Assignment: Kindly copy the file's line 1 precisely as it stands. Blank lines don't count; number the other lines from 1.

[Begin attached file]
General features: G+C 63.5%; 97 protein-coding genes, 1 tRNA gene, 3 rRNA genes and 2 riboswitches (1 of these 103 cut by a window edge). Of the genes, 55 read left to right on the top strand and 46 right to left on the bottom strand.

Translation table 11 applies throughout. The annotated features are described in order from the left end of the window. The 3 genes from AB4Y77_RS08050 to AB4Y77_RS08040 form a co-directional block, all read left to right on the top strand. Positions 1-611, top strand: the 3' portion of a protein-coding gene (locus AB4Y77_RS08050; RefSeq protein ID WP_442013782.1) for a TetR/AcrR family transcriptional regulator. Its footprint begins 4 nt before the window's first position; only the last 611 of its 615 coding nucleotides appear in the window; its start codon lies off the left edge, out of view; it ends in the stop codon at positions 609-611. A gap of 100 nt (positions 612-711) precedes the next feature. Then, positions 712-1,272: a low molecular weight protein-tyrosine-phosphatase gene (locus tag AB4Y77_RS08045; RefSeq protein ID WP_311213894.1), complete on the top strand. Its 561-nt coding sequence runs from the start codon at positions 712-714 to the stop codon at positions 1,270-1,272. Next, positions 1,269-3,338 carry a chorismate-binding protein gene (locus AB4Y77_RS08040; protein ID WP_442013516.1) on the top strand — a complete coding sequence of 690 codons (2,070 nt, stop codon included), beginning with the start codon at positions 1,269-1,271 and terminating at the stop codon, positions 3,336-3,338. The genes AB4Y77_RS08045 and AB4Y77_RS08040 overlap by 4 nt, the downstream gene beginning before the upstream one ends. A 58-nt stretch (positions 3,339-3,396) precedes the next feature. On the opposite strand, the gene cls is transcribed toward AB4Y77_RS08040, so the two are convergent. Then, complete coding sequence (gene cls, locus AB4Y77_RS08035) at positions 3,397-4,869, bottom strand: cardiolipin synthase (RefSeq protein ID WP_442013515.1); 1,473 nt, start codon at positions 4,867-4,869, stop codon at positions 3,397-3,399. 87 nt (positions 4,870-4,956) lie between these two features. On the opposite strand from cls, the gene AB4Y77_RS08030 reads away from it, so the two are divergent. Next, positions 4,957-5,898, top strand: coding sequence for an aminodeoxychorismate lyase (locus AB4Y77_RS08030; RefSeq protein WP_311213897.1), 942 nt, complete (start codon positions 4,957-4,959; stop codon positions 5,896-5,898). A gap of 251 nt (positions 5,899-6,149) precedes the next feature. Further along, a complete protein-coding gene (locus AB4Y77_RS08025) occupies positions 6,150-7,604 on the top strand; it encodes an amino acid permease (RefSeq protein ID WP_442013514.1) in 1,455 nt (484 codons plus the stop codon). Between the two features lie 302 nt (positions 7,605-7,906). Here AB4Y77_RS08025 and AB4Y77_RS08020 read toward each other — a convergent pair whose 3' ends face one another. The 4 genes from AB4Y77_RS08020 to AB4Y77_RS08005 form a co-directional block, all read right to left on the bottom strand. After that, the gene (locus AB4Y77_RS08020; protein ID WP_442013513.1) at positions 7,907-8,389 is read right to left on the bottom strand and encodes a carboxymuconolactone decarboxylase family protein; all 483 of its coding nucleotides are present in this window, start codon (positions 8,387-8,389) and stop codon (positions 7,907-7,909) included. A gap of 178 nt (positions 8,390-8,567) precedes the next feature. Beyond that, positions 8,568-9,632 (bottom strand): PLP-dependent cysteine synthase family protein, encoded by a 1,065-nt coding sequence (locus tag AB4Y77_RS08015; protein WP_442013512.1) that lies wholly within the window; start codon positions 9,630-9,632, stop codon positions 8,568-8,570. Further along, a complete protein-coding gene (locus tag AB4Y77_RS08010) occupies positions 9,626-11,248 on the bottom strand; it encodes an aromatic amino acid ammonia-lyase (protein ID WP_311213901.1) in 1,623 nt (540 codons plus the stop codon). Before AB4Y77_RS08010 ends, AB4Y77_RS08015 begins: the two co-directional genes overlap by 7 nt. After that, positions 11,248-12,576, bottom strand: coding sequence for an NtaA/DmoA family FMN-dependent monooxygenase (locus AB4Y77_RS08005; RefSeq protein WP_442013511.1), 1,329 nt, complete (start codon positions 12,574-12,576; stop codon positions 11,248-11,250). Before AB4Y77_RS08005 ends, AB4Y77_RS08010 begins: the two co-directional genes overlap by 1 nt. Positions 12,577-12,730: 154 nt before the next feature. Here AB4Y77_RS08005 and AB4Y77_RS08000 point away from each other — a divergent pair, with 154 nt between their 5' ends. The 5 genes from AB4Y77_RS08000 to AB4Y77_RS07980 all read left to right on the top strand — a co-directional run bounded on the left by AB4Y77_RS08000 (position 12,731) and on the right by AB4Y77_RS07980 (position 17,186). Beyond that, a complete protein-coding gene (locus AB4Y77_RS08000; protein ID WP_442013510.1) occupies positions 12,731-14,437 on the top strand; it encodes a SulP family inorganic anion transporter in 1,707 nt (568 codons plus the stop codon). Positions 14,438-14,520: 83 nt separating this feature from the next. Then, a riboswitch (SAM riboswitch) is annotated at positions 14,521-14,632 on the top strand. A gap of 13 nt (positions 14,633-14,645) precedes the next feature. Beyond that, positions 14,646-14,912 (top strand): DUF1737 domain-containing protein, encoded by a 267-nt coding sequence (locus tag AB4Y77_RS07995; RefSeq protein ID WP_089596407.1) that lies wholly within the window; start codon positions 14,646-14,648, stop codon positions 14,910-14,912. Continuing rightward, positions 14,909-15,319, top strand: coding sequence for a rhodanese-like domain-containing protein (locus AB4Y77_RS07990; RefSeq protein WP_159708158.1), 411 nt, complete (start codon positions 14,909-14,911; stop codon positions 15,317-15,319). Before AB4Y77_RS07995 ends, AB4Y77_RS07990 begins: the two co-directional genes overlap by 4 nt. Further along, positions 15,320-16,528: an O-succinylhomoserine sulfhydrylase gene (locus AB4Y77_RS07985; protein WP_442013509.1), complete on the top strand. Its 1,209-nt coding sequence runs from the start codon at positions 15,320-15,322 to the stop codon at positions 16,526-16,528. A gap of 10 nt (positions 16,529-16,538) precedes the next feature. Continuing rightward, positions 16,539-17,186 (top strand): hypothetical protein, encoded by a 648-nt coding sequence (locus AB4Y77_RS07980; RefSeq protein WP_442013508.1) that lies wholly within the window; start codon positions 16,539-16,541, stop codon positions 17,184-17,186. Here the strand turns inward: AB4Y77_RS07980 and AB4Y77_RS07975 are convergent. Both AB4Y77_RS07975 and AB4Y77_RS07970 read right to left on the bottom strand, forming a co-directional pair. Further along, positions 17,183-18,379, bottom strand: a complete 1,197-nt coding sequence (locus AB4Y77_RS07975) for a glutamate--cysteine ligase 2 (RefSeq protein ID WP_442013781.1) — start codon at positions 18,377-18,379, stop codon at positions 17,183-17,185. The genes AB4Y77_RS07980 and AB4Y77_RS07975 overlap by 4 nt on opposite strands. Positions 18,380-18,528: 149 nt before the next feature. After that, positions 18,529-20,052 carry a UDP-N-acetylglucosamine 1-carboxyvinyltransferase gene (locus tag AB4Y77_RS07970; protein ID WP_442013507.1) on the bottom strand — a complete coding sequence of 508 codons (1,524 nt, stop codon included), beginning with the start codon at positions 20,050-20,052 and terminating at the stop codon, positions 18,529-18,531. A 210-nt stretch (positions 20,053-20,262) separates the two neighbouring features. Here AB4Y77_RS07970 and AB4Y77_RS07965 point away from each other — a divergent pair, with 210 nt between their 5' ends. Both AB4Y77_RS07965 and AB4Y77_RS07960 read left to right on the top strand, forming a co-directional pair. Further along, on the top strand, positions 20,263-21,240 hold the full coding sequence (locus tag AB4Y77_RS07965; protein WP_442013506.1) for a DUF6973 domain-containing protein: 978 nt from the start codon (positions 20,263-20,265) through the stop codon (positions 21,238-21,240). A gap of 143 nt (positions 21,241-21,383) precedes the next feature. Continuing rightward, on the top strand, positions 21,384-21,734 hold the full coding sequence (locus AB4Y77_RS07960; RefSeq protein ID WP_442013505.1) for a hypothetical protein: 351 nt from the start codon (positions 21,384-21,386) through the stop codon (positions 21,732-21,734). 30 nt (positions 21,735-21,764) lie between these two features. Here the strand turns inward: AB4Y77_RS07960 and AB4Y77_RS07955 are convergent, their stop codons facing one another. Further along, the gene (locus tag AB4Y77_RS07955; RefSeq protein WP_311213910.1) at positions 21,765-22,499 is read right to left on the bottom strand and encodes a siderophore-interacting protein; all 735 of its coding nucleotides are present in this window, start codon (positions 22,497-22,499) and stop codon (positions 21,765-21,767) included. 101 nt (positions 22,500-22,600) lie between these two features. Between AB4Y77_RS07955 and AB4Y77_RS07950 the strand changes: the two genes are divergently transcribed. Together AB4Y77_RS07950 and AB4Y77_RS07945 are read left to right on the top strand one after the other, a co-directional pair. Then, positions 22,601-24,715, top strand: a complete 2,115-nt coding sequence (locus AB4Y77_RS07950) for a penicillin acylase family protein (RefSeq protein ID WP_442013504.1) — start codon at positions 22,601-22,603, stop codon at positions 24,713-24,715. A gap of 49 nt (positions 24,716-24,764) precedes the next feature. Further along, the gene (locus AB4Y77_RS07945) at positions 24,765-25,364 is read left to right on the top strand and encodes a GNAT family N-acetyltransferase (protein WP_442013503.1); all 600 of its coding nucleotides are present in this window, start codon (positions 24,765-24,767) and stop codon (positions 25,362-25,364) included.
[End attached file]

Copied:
General features: G+C 63.5%; 97 protein-coding genes, 1 tRNA gene, 3 rRNA genes and 2 riboswitches (1 of these 103 cut by a window edge). Of the genes, 55 read left to right on the top strand and 46 right to left on the bottom strand.